Do I Tell Her?

by Justin Miller | April 08, 2014

A few years ago, a prominent Midwest pastor was featured in a brief biopic about his coming to grips with racially charged childhood experiences in South Carolina during the 1950’s and 1960’s.  It is a moving story of law and gospel:  confession of complicity with the racist perspectives—the “cesspool of sin”–ironies that immersed his childhood, culminating in a passion for racial reconciliation, both through preaching and personal example.  The fruit of this passion includes decades of ministry in a diverse urban setting and the adoption of an African-American daughter in mid-age.

Speaking of his daughter, the pastor recalls writing in a letter, “The fact that she’s black is important.  God made blackness.  And yet, that she is created in the image of God is, not to overstate it, a million times more important.”  He continues, “When I look at her I’m going to see a human being created in the very image of God and then secondly, down the line, I’m going to see a particular kind of skin or hair.  That’s huge.  The Bible brings the image of God to bear on this issue and it’s massively important.”

Wow.  That is good stuff—profound and powerful.  I can vividly recall the tears streaming down my face the first time I saw this video.  It is a vivid portrayal of racial reconciliation in the life of a widely-respected and highly influential Christian leader.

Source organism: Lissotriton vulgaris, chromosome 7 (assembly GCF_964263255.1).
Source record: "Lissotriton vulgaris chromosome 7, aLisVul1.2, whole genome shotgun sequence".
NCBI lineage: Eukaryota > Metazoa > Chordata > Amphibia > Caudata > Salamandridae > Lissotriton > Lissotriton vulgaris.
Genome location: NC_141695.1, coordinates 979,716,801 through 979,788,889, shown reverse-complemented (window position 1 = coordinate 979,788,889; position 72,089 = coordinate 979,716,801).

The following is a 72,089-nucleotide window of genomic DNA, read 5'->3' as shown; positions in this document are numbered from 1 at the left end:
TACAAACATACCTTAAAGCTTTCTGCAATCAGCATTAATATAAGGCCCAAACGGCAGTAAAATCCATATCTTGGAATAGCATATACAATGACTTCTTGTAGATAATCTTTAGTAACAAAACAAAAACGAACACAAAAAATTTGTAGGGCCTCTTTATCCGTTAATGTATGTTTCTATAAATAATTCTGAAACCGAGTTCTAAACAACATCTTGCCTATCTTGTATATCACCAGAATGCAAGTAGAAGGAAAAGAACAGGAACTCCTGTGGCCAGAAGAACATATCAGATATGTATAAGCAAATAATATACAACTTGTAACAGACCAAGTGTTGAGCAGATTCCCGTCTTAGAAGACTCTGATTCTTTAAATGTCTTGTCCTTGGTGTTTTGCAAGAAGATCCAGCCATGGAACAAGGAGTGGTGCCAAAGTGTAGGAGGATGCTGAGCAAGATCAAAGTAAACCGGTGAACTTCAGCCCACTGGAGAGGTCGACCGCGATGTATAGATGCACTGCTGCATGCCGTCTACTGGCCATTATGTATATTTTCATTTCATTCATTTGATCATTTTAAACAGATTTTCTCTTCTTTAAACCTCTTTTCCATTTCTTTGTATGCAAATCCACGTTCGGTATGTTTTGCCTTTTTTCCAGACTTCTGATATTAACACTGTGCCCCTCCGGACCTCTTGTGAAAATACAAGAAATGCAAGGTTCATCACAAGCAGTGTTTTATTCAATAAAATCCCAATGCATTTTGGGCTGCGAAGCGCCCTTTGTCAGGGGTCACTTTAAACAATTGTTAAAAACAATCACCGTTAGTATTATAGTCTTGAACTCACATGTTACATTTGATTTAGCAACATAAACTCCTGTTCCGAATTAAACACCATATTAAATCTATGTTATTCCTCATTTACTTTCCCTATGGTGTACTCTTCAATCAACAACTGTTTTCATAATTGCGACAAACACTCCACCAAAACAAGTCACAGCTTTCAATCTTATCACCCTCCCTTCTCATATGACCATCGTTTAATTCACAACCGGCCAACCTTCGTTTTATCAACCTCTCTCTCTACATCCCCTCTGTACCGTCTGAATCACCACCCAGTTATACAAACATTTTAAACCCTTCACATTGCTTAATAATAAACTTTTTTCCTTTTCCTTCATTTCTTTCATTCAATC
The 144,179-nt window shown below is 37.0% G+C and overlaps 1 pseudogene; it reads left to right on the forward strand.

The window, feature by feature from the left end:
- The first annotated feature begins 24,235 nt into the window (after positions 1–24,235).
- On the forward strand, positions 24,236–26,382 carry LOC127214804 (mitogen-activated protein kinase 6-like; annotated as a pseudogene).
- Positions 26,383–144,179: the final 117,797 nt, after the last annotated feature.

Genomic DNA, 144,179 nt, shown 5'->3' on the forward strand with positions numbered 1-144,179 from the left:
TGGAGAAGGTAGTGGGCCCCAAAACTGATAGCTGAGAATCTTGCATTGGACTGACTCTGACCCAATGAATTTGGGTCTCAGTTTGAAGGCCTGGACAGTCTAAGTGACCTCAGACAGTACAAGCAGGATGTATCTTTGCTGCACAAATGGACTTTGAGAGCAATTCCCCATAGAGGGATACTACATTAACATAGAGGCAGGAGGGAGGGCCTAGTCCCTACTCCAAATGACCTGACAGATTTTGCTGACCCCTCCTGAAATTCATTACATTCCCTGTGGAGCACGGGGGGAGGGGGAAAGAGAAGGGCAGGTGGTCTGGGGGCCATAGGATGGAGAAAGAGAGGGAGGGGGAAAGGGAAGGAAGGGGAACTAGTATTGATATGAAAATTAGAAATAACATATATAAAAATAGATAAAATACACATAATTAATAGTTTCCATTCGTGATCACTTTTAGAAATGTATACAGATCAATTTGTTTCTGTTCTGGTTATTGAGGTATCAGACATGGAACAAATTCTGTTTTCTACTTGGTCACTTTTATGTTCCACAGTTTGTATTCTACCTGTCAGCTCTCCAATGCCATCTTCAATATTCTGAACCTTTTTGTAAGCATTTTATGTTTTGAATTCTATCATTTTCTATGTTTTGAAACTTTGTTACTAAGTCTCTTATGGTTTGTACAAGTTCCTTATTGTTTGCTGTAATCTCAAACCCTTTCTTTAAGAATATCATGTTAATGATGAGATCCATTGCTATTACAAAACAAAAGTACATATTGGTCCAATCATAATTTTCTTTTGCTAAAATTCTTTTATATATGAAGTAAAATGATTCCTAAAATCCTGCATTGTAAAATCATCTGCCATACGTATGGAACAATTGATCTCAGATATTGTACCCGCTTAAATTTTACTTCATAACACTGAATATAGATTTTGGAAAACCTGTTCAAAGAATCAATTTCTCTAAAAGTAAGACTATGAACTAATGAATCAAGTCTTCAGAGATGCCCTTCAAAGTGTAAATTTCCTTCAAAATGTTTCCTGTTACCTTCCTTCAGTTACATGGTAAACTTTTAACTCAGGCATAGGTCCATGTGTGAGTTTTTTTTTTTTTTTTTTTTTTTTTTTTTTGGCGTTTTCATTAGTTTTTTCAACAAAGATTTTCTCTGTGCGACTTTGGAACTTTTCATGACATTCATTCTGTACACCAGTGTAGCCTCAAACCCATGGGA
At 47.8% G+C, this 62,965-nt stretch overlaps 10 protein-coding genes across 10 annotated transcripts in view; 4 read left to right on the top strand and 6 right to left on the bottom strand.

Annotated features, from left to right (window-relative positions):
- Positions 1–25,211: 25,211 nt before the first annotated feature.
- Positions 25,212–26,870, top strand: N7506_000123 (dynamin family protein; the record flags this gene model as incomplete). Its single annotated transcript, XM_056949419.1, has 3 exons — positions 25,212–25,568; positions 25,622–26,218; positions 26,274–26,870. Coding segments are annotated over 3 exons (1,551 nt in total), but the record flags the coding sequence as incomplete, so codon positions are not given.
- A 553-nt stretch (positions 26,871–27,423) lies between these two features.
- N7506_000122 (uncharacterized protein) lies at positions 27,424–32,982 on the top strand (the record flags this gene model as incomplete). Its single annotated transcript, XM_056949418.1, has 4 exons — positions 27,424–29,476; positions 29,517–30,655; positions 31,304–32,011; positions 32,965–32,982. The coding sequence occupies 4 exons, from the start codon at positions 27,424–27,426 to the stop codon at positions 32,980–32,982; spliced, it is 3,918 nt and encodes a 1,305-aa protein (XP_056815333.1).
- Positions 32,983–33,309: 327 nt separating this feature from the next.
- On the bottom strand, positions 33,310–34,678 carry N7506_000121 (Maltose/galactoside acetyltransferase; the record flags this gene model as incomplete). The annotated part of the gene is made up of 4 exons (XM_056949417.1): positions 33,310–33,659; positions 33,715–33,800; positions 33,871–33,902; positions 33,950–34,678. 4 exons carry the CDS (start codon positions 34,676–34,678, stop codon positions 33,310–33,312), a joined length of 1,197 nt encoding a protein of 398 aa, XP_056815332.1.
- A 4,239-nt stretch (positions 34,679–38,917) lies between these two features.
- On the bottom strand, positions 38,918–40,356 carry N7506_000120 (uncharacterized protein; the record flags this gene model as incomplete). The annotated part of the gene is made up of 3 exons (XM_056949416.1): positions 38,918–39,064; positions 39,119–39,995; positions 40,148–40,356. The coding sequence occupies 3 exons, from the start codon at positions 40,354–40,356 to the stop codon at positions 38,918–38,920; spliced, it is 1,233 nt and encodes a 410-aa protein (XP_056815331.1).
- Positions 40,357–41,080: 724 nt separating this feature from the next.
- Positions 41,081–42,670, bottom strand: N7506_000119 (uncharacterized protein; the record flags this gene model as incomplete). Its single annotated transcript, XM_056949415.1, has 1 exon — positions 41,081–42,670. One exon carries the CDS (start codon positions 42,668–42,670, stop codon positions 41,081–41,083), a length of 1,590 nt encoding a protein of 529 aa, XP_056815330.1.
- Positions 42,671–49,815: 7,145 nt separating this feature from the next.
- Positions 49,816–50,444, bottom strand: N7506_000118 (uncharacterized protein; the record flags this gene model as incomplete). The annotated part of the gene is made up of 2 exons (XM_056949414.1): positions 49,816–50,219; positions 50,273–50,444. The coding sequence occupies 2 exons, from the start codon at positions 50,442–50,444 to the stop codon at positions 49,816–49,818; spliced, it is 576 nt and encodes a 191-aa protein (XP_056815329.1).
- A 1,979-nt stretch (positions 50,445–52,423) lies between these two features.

Here’s the problem:  This same pastor is a very prominent complementarian.

 Irony #1:  The mini-documentary is truly a beautiful, incarnational, redemptive work of art.  Last year on Martin Luther King Day, I turned to it as a resource to help give my then 10 year-old daughter some perspective on what Dr. King’s life and the Civil Rights movement are all about.  It had a profound effect on her.   She was clearly moved and applauded the honesty, intensity and insight of the featured pastor.  A pit formed in my stomach:  “Do I tell her?  Do I tell her this same pastor believes with equal passion that she should not be a leader over men in church?  Should not preach unless only to children and women?  Should not stand on equal footing with her eventual husband if she wants to have a truly Christian marriage?”

How would my daughter possibly make sense of that?  Once again tears welled up in my eyes as I contemplated the far reaching impact this leader has had as a high profile complementarian, while at the same time articulating the race-transcending nature of God’s grace to redeem his self-described racist past.

Irony #2:  Replace race with gender—“black” with “female”—in the quotation above:  “The fact that she’s female is important.  God made femininity.  And yet, that she is created in the image of God is, not to overstate it, a million times more important.  When I look at her I’m going to see a human being created in the very image of God and then secondly, down the line, I’m going to see a particular gender.  That’s huge.  The Bible brings the image of God to bear on this issue and it’s massively important.”

He spoke these words regarding race.  Yet, replace race with gender and it expresses a profound equalitarian argument with which he couldn’t disagree more.  The same intellectual and spiritual might simultaneously applied to demolishing distinctions founded on race and reinforcingdistinctions founded on gender.

How can this be?!?